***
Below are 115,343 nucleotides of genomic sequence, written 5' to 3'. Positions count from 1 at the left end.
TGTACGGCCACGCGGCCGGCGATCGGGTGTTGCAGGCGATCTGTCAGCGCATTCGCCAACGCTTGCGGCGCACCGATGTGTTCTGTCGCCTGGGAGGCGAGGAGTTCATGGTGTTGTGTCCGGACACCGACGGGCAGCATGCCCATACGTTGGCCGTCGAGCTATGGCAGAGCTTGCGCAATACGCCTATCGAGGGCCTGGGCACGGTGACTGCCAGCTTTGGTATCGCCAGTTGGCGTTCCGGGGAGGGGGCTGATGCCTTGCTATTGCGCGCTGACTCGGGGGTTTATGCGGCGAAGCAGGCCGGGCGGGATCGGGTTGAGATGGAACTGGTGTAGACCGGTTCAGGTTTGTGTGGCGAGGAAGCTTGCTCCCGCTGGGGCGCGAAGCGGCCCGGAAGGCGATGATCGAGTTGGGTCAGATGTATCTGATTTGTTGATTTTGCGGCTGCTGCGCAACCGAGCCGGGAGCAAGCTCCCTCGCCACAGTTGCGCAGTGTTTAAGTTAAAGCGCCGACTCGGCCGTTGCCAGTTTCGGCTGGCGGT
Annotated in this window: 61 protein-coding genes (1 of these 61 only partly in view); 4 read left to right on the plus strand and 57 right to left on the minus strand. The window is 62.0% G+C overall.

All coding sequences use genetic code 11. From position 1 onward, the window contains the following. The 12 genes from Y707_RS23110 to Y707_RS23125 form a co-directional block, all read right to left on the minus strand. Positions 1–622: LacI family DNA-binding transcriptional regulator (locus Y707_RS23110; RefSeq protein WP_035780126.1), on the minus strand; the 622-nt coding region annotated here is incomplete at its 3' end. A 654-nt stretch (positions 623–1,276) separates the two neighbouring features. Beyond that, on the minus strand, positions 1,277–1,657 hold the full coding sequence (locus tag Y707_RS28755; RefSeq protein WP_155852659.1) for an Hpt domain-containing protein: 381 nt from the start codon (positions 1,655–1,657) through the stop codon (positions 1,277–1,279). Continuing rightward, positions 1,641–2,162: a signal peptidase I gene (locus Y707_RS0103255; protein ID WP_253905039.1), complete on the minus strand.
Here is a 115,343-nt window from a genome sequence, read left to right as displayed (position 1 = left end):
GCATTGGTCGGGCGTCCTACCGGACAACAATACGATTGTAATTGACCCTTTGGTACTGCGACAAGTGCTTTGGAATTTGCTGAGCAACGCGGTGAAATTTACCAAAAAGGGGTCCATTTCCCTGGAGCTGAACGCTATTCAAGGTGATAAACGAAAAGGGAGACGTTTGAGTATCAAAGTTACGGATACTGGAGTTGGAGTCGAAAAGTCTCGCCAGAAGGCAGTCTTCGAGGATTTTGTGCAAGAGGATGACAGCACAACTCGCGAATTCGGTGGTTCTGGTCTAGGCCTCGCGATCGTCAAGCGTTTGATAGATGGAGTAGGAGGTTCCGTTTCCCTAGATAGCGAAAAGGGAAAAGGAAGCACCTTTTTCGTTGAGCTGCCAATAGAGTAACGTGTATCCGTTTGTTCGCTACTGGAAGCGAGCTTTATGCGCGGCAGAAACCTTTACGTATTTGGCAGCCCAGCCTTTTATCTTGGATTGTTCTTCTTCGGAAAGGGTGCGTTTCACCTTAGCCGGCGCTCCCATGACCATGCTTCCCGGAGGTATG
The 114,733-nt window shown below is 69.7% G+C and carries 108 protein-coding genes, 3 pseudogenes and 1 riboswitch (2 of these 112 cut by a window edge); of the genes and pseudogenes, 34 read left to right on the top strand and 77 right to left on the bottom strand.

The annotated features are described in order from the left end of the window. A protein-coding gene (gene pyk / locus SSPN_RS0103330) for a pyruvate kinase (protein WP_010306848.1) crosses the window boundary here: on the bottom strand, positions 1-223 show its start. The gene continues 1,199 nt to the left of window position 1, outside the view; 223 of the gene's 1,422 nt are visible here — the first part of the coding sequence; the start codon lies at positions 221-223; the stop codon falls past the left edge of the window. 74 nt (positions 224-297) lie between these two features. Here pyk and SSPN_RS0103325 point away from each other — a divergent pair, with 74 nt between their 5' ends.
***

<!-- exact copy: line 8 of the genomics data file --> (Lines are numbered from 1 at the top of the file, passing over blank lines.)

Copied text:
The annotated features are described in order from the left end of the window. A protein-coding gene (gene pyk / locus SSPN_RS0103330) for a pyruvate kinase (protein WP_010306848.1) crosses the window boundary here: on the bottom strand, positions 1-223 show its start. The gene continues 1,199 nt to the left of window position 1, outside the view; 223 of the gene's 1,422 nt are visible here — the first part of the coding sequence; the start codon lies at positions 221-223; the stop codon falls past the left edge of the window. 74 nt (positions 224-297) lie between these two features. Here pyk and SSPN_RS0103325 point away from each other — a divergent pair, with 74 nt between their 5' ends.